During this Transgender Awareness Week (2nd week in November) James Sieben interviewed Jade Walters, the facilitator of the Okanagan Gender Identity Group.
Jade Walters (she/they) is a trans woman and current facilitator of the Okanagan Gender Identity Group. She is a passionate, grassroots organizer that has provided gender diverse people across the Okanagan with one of the only safe spaces for expression and support.
For this article, I asked her, “what is something you want cis people to know about trans people?” Her response is poignant, insightful, and optimistic while still entrenched in the reality that much work is needed for trans rights, as well as within the trans community itself:
Transness affects many people in complex ways. For many trans people, it results in a fear of public visibility so great that it is hard to leave the house. For others, this public visibility (and trans existence in general) results in dependence upon substances, sex trade, and other illicit economies.
This is in part due to the difficulty involved in being trans in public. Not only is it more difficult to secure a job as a visibly trans person, but for those of us who transition before establishing a career, it often means working in high-visibility environments such as retail and fast food. For many of us, then, our ability to work becomes dependent upon how much harassment and fear of harassment we are able to withstand – thus leading to substance use, illicit economies, and homelessness.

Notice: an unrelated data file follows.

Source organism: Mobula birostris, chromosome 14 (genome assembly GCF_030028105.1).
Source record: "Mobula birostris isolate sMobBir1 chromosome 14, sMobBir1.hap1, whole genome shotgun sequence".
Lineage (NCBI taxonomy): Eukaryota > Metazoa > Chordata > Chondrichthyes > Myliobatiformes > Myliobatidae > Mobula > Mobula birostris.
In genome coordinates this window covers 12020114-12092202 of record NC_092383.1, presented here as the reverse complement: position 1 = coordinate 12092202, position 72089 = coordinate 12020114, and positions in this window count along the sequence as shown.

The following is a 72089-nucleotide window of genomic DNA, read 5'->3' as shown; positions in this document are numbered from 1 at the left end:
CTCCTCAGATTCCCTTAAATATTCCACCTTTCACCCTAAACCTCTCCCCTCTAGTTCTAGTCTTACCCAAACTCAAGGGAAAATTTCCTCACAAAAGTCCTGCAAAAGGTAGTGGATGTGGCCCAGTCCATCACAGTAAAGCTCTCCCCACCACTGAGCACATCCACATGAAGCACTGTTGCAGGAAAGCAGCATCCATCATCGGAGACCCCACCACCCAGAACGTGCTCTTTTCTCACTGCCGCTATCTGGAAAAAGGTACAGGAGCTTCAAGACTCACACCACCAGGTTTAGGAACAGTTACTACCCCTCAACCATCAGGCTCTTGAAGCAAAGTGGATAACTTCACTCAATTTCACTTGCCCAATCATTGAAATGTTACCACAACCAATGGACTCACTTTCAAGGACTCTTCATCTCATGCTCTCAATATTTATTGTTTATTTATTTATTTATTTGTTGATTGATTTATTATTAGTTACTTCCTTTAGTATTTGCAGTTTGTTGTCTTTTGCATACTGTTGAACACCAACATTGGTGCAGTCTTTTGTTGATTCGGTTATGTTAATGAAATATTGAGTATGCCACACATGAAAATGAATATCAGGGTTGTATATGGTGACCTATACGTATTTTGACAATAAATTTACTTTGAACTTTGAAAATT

If one wants to be “aware” of trans people, one has to be aware of more than just those few and successful trans people who have established careers, as this is not the case for most. One has to be aware of the trans people living in poverty, the trans people who are dependent upon others for their survival, and the trans people who live in the kind of mental illness where fear of leaving the house and being seen by others genuinely affects their ability to function on a day-to-day level.
In order for this to be effectively combatted, I believe the community has to come together. Funding is required for community initiatives that allow trans folks to support each other. Mental and physiological healthcare services need to be funded and also made searchable, perhaps by aggregating such services in easily-findable community directories. And additionally, there needs to be long-term services and community spaces made available for trans people beyond just their first year of transition, as being trans does not suddenly become easy upon acquiring hormones and coming out publicly.
Rather, it is my experience as a trans woman several years into transition that the difficulties of transition accrue over time, like sediment. Even if we grow accustomed to these difficulties, it doesn’t stop them from weighing on us, and even as I find myself adapting to these things, I continuously find myself noticing new struggles and limitations from existing as a trans person in this community.
I want to reiterate that the only way I believe these struggles can be effectively combatted is by direct community action in a “do it yourself” style. As trans people, we have the capability to support each other, to organize together, and to create places of mutual support and joy. Kelowna does not have to be a desert in terms of the trans community – all we have to do is stop waiting for someone to come along and start it for us. All we have to do is employ a do-it-yourself mentality.
The community is here – all it has to do is come together.